Big brain evolution: changes in sapiens skull shape (Evolution)

by dhw, Monday, February 12, 2018, 10:43 (1160 days ago) @ David Turell

DAVID: The point I was making, using the NDE's as background, is when the brain is not functioning, the s/s/c separated and is off having an experience, which it can disclose to the brain only when the brain is once again functional.

Total agreement, from a dualistic standpoint.

DAVID: The 'I' in the equation i=s/s/c as a living person becomes aware of the experience only when the s/s/c and brain are reunited.

Dualism entails separating brain from s/s/c, as in your computer analogy. The brain (hardware) only becomes aware of the experience when it is informed by the s/s/c (software). The brain wasn’t there. So of course they have to be reunited before the brain can give material expression to the s/s/c’s immaterial memories. (See below.)

DAVID: I cannot have a feeling of selfhood unless my brain is functional. The living brain and the s/s/c only work together when joined.

I tried to explain a “feeling of selfhood” in my previous post. When in life we observe, we do not think of ourselves as observing. “Selfhood” comes into play when we think about what we observed. Ditto with NDEs. The patient (Alexander) is still himself/herself without a brain during an NDE, but may not analyse the experience until afterwards. However, see below for more reflections on this. Second sentence: Of course two things only work together when joined. The question is how they work, and as you keep agreeing and then disagreeing, the s/s/c does the thinking (software) and the brain gives material expression to the thought (hardware). That is how they work together.

dhw: I remember examples of NDEs in which the patient was told to return but didn’t want to, which suggests more than observation.
DAVID: I agree that the s/s/c in an NDE receives information and makes observations as its primary function. There are interactions where they express a wish to stay and are told they must go back.

And this shows that the patient not only observes but also has a feeling of selfhood.

DAVID: Of course his now functioning brain receives the information, and that occurs only when Alexander is able to turn on his brain and understand what it now contains.

Your usual dodge from I=s/s/c to Alexander being different from “I”. Of course the brain cannot receive the information from Alexander’s s/s/c until it becomes functional again. But it is the s/s/c that had, remembers and analyses the experience. I don’t see the logic in the s/s/c informing the brain of what it knows, and then thinking: “Ah, now that I've given the information to the brain I am able to understand it."

DAVID: This is a temporal sequence. Alexander, the live 'himself', during the week-long coma, had no knowledge of the NDE until he revived and then explored the knowledge his brain now can transmit to him.

As above, and a total reversal of dualism. The non-functional brain had no knowledge, but Alexander’s self/soul/consciousness had the experience, remembered it, and explored its implications. The brain can’t transmit to the soul the knowledge it never had!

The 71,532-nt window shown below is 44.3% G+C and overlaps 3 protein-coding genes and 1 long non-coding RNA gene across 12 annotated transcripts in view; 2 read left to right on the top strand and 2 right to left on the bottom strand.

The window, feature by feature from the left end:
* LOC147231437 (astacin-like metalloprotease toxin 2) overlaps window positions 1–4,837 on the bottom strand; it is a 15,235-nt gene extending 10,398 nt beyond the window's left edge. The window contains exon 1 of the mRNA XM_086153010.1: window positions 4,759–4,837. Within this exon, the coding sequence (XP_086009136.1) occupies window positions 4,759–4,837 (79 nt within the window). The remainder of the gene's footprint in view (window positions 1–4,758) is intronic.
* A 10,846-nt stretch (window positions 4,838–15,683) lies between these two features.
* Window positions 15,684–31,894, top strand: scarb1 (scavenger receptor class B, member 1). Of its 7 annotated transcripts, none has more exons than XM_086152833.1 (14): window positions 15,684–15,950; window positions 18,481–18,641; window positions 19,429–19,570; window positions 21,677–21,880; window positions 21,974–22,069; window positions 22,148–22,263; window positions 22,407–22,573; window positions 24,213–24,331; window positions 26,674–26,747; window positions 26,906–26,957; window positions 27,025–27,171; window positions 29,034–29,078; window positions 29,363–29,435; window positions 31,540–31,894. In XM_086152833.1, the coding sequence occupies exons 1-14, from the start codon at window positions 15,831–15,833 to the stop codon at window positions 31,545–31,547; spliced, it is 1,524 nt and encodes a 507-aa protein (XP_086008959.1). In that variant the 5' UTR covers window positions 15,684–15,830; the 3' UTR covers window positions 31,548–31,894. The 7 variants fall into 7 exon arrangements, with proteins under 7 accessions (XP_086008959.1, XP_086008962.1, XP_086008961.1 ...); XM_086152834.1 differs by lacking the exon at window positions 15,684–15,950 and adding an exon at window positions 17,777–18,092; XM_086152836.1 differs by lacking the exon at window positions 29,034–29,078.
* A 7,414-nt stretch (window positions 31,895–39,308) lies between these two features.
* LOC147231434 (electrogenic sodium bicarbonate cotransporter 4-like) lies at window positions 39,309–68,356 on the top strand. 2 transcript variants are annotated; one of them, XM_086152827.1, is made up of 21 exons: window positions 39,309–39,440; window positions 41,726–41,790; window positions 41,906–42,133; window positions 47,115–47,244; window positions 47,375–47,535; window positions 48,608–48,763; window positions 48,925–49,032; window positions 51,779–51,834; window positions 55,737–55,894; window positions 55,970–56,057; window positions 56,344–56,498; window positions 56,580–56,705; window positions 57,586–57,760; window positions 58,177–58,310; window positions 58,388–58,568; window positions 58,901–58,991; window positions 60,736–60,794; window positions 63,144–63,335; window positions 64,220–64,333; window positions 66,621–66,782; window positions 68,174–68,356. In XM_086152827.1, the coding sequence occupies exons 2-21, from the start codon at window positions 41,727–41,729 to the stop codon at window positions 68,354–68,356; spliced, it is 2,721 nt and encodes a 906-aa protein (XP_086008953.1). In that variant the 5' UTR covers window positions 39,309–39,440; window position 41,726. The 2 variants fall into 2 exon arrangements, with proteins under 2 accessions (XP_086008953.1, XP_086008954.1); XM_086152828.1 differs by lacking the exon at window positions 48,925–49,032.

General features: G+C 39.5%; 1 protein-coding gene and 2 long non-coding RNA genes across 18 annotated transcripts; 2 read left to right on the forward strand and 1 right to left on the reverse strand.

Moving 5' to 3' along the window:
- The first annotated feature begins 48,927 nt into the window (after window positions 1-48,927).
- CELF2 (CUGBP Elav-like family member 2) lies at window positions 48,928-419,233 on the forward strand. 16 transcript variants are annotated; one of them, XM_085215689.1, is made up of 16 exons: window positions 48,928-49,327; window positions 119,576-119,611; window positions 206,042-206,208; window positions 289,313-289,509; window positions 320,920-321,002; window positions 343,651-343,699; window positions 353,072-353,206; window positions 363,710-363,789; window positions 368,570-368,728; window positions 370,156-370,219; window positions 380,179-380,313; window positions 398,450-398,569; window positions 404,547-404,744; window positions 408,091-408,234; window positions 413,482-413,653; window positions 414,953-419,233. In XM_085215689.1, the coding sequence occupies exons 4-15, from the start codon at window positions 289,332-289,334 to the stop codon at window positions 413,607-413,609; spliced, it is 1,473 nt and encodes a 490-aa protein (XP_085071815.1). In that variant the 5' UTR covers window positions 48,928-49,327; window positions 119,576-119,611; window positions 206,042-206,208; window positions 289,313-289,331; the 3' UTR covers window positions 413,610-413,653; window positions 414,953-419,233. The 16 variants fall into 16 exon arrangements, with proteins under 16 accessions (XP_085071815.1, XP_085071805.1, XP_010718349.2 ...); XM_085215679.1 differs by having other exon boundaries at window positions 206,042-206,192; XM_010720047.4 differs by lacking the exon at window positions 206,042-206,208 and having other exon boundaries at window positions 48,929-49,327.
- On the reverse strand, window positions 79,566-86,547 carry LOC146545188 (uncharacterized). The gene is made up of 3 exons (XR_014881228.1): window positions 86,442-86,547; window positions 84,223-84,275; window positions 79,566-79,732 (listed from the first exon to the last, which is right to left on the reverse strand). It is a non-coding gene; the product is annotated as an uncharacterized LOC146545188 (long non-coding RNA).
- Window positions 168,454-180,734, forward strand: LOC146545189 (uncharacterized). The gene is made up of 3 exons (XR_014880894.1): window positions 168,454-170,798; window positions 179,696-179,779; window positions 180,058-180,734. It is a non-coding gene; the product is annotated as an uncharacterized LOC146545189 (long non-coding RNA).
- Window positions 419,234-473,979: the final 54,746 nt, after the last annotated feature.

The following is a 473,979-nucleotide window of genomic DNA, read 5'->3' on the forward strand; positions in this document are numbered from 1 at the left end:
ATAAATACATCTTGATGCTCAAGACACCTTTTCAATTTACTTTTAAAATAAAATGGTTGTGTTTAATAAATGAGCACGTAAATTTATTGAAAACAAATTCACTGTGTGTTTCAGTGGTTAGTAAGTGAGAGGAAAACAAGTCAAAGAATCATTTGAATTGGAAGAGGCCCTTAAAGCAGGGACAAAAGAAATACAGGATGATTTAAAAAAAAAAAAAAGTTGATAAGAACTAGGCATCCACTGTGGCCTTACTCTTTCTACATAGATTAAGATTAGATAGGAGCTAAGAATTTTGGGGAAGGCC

DAVID: For me I view a living person as having a sense of self through his living brain. He uses his s/s/c (immaterial) only through his functional brain (material). Dualism

Let’s look more closely at this “sense of self”. Starting point: the self is the soul that does the thinking, remembering, interpreting etc., and exists independently during NDEs. It also imposes itself during some NDEs, rather than merely observing (see above). However, our sense of self in the material world is intimately linked to our relations with that world, including other people. That is why the brain gives material expression to the thoughts etc. of the s/s/c. Dualism.

DAVID: The brain and s/s/c must intimately interface for us to think.

They must interface if the s/s/c’s thoughts (software) are to be given material form, which is the function of the brain (hardware) – your favourite analogy. As I pointed out earlier, if you can’t think without speaking or writing, I believe you have a problem.


DAVID: To my memory, you have never commented on my point that an early hominin could not know what he did not know and couldn't imagine with his smaller brain. The more complex larger brain allowed such thought. That would be consistent with the artifact level related to each brain size.

Nobody can know what they don’t know, whether their brain is large or small! Every innovation is an extension of knowledge, and even your self-contradictory belief that the s/s/c CAN’T think without a functioning brain, although it CAN think without a functioning brain, still requires an individual to conceive something that nobody knew before. In both hypotheses, artefacts cannot appear until the concept is implemented. i.e. the brain has enlarged.

DAVID: … your conjecture consistently ignores the issue of brain shrinkage with implementation complexity as a scientifc fact we know about the brain under use.

Dealt with over and over again. I suggest that brain shrinkage occurs because of the efficiency of complexification. This may also have been true of hominin brains. However, both hypotheses agree that brain expansion became necessary. That does not mean that brain expansion occurred BEFORE implementation made it necessary!

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